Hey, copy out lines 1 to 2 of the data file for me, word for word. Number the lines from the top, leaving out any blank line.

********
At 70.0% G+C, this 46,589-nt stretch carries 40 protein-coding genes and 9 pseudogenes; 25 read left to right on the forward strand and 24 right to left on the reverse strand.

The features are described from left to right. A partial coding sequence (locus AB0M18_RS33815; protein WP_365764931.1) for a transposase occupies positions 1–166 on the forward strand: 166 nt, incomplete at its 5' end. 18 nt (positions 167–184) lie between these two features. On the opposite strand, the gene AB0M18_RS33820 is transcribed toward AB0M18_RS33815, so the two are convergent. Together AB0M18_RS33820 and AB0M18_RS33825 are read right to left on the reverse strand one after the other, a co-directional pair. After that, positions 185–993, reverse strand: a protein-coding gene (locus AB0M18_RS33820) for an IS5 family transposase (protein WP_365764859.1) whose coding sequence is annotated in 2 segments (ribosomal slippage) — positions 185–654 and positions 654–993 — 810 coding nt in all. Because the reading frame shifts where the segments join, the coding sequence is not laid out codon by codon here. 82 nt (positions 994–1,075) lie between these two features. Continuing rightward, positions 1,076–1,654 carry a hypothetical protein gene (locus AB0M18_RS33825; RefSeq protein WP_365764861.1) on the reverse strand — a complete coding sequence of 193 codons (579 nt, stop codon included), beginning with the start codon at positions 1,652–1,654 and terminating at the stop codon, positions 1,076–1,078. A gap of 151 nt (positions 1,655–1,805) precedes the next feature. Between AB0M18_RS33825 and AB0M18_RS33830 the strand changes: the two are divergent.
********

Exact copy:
At 70.0% G+C, this 46,589-nt stretch carries 40 protein-coding genes and 9 pseudogenes; 25 read left to right on the forward strand and 24 right to left on the reverse strand.

The features are described from left to right. A partial coding sequence (locus AB0M18_RS33815; protein WP_365764931.1) for a transposase occupies positions 1–166 on the forward strand: 166 nt, incomplete at its 5' end. 18 nt (positions 167–184) lie between these two features. On the opposite strand, the gene AB0M18_RS33820 is transcribed toward AB0M18_RS33815, so the two are convergent. Together AB0M18_RS33820 and AB0M18_RS33825 are read right to left on the reverse strand one after the other, a co-directional pair. After that, positions 185–993, reverse strand: a protein-coding gene (locus AB0M18_RS33820) for an IS5 family transposase (protein WP_365764859.1) whose coding sequence is annotated in 2 segments (ribosomal slippage) — positions 185–654 and positions 654–993 — 810 coding nt in all. Because the reading frame shifts where the segments join, the coding sequence is not laid out codon by codon here. 82 nt (positions 994–1,075) lie between these two features. Continuing rightward, positions 1,076–1,654 carry a hypothetical protein gene (locus AB0M18_RS33825; RefSeq protein WP_365764861.1) on the reverse strand — a complete coding sequence of 193 codons (579 nt, stop codon included), beginning with the start codon at positions 1,652–1,654 and terminating at the stop codon, positions 1,076–1,078. A gap of 151 nt (positions 1,655–1,805) precedes the next feature. Between AB0M18_RS33825 and AB0M18_RS33830 the strand changes: the two are divergent.